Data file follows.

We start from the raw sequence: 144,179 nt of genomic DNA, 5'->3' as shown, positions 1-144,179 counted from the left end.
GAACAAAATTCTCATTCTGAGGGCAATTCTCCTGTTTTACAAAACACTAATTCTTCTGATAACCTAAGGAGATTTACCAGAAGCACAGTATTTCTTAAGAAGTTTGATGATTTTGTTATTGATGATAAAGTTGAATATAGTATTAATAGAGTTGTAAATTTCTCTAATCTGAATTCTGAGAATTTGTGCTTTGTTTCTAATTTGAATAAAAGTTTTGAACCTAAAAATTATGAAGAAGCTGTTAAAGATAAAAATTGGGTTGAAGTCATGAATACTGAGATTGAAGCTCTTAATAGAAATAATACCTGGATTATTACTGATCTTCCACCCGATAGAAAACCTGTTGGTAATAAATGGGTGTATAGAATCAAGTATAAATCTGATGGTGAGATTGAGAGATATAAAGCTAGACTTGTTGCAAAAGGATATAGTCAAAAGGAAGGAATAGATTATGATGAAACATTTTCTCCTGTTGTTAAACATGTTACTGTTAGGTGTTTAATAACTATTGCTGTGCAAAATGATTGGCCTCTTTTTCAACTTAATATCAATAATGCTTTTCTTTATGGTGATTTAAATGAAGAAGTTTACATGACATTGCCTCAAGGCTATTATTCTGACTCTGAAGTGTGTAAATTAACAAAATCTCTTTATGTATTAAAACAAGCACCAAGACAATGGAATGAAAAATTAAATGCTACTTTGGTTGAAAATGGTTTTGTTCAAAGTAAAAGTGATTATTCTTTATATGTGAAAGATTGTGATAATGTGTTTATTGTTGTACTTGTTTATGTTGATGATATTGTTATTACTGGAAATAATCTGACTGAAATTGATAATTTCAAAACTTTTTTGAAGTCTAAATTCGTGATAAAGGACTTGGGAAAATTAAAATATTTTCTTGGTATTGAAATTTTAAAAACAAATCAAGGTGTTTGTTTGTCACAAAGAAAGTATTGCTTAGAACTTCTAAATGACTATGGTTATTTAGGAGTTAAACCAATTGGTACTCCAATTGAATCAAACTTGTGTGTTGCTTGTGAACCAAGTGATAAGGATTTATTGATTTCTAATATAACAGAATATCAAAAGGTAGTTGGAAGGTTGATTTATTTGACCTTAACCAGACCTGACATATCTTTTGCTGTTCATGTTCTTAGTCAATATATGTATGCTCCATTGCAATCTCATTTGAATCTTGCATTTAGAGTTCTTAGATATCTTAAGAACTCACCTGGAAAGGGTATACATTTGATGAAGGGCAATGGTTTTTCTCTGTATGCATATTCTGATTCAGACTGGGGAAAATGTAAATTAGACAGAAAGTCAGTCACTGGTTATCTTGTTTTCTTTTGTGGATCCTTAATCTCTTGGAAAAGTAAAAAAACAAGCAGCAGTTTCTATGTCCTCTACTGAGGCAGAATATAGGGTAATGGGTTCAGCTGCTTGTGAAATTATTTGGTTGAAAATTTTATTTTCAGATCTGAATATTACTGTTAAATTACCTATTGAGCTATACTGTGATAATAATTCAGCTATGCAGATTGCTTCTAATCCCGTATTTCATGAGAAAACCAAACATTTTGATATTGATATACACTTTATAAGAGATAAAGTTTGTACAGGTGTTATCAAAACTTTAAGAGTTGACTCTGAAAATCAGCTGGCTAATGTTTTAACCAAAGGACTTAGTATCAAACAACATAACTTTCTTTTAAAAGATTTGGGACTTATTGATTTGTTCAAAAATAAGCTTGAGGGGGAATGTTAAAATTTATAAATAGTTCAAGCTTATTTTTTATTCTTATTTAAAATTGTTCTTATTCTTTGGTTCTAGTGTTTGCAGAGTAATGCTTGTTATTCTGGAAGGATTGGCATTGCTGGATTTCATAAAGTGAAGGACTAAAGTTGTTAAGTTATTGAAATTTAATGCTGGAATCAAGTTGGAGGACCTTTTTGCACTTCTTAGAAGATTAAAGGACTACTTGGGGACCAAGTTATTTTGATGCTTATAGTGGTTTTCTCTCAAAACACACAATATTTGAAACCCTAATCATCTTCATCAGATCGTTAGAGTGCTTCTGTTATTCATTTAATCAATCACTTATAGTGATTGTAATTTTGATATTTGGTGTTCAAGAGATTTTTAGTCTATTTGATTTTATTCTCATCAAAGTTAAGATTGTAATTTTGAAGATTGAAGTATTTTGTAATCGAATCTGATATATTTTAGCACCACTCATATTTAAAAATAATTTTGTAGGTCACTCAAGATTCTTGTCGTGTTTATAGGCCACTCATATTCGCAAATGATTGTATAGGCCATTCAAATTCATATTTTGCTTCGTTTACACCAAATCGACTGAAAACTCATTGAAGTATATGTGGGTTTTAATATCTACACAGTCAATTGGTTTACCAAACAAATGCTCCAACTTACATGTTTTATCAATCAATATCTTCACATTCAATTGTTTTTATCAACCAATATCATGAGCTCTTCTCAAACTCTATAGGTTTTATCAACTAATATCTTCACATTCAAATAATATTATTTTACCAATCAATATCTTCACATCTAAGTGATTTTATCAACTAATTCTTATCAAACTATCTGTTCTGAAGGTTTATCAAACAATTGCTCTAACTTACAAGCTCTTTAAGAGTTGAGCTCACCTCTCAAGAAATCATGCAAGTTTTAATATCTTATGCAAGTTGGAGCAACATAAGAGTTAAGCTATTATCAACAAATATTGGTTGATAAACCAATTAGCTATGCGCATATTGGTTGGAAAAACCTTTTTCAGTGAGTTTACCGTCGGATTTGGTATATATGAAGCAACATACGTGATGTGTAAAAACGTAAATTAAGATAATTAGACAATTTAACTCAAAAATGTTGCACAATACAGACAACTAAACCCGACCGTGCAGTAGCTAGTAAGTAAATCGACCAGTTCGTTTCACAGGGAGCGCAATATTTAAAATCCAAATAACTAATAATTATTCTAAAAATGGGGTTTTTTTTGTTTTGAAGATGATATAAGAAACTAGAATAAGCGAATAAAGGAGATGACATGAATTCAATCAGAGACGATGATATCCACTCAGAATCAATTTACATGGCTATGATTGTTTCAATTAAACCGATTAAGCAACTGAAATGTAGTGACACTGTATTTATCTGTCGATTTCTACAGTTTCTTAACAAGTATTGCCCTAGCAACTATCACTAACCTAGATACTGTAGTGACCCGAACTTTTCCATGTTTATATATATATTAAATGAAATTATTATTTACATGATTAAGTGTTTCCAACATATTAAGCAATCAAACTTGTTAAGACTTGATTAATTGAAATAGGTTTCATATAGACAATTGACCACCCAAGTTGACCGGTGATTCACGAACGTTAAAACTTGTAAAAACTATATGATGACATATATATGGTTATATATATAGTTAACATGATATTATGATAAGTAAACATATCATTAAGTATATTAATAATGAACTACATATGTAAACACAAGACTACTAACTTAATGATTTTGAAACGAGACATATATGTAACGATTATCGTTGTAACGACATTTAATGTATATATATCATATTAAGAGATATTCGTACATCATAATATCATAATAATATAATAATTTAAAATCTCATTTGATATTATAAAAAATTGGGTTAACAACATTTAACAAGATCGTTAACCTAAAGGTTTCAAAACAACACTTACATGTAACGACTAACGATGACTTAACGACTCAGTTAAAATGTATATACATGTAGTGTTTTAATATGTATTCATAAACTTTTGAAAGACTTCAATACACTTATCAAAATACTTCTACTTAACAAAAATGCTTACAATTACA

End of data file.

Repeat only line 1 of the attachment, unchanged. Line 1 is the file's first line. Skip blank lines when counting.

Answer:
We start from the raw sequence: 144,179 nt of genomic DNA, 5'->3' as shown, positions 1-144,179 counted from the left end.